Student-centered Approaches for my Curriculum

I will examine three courses that I presently instruct at RRC with a view of adopting student-centered approaches for delivery of the respective curricula.

Algebra and Trigonometry – Most, if not all, of the lessons of this course could be delivered by a flipped classroom. The lectures, presently delivered by three instructors in parallel running class using teacher-centered approach, closely follow a prescribed textbook.  The textbook publisher has developed a comprehensive website to support student learning and instructor teaching.  This website contains for each subscribing student electronic textbook, homework assignments, sample tests and quizzes, animation video clips, lecture videos, PowerPoint presentations, a discussion form, ClassLive sessions, tutor services, graphing calculator help, announcement board, individual study plans, online testing, and gradebooks.  Essentially, the tools are in place for flipped teaching.  The challenge will be student, instructor and department buy-ins, all of which is needed to ensure a smooth, organized and effective delivery.

Statistics for Geographic Information Systems (GIS) – Many, if not most, of the course-lessons could be delivered by either flipped teaching or inquiry based learning.  Substantial information on the course content can be found online at various websites where video lectures, blogs, slide presentations, tutorials, mathematical and nonmathematical papers, application software, discussions forms (Qs and As)… cover both classical and spatial statistics at the level presented in this course.  As such, inquiry-based learning may be a logical student-centered approach for the delivery of this course but a flipped classroom could be equally beneficial to the instructor and students.  Perhaps a mixture or blending of both approaches would work well.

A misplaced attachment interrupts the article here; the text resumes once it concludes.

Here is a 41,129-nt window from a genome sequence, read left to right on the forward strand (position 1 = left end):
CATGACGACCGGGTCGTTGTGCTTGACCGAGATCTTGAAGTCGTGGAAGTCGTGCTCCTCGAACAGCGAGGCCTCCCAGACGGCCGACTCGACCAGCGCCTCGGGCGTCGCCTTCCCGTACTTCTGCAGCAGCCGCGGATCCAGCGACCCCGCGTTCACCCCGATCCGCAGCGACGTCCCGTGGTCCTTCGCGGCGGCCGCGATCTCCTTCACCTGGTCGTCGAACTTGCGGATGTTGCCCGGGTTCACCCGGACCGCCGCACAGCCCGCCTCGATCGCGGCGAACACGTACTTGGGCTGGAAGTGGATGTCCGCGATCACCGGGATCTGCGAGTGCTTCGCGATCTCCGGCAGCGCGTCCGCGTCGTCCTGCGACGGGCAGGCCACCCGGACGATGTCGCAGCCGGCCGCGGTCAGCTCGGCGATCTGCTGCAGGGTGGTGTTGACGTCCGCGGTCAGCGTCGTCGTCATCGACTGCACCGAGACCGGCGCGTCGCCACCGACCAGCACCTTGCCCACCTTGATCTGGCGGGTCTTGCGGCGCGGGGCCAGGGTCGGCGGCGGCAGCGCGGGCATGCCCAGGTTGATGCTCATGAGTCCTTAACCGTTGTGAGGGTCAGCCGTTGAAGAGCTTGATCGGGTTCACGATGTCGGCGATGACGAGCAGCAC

Legal Surveys – This course may prove a little more challenging as to which learner-centered approach or approaches to use.  Case studies would be effective for some of the material, especially those portions that present legal cases that set precedents in Canada when dealing with land and water boundary disputes.  It might be best for other content to use inquiry-based learning when teaching/learning about the Canadian legal system, real property law and land registration systems. Scaffolding might be strong method for the teaching/learning of interpretation of legal (land) description.  Little is formally written on this topic and knowledge of this topic resides with experts in the land surveying profession who through years of experience have mastered this art.  The remaining topic in this course is the Dominion land survey system of Western Canada, which could easily be presented by a flipped classroom approach.

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